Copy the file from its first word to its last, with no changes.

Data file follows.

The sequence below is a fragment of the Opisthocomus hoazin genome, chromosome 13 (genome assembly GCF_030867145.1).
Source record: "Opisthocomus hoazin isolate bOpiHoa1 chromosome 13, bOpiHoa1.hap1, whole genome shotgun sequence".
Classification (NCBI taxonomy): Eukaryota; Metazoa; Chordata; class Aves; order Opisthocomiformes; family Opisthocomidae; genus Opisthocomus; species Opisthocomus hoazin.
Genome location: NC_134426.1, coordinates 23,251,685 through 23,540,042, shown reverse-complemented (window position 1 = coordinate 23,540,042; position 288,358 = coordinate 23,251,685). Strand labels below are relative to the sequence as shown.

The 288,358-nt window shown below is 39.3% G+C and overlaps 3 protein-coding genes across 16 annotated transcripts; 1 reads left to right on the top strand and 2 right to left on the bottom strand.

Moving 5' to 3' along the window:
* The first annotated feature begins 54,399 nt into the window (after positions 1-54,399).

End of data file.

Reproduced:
The sequence below is a fragment of the Opisthocomus hoazin genome, chromosome 13 (genome assembly GCF_030867145.1).
Source record: "Opisthocomus hoazin isolate bOpiHoa1 chromosome 13, bOpiHoa1.hap1, whole genome shotgun sequence".
Classification (NCBI taxonomy): Eukaryota; Metazoa; Chordata; class Aves; order Opisthocomiformes; family Opisthocomidae; genus Opisthocomus; species Opisthocomus hoazin.
Genome location: NC_134426.1, coordinates 23,251,685 through 23,540,042, shown reverse-complemented (window position 1 = coordinate 23,540,042; position 288,358 = coordinate 23,251,685). Strand labels below are relative to the sequence as shown.

The 288,358-nt window shown below is 39.3% G+C and overlaps 3 protein-coding genes across 16 annotated transcripts; 1 reads left to right on the top strand and 2 right to left on the bottom strand.

Moving 5' to 3' along the window:
* The first annotated feature begins 54,399 nt into the window (after positions 1-54,399).